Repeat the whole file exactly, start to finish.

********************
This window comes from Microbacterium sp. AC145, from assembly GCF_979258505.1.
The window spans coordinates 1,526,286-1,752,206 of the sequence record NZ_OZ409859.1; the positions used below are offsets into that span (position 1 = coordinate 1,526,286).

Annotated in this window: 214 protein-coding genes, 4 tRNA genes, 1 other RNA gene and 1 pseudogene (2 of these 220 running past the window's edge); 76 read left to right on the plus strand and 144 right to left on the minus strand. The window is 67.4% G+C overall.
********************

This window comes from Microbacterium sp. AC145, from assembly GCF_979258505.1.
The window spans coordinates 1,526,286-1,752,206 of the sequence record NZ_OZ409859.1; the positions used below are offsets into that span (position 1 = coordinate 1,526,286).

Annotated in this window: 214 protein-coding genes, 4 tRNA genes, 1 other RNA gene and 1 pseudogene (2 of these 220 running past the window's edge); 76 read left to right on the plus strand and 144 right to left on the minus strand. The window is 67.4% G+C overall.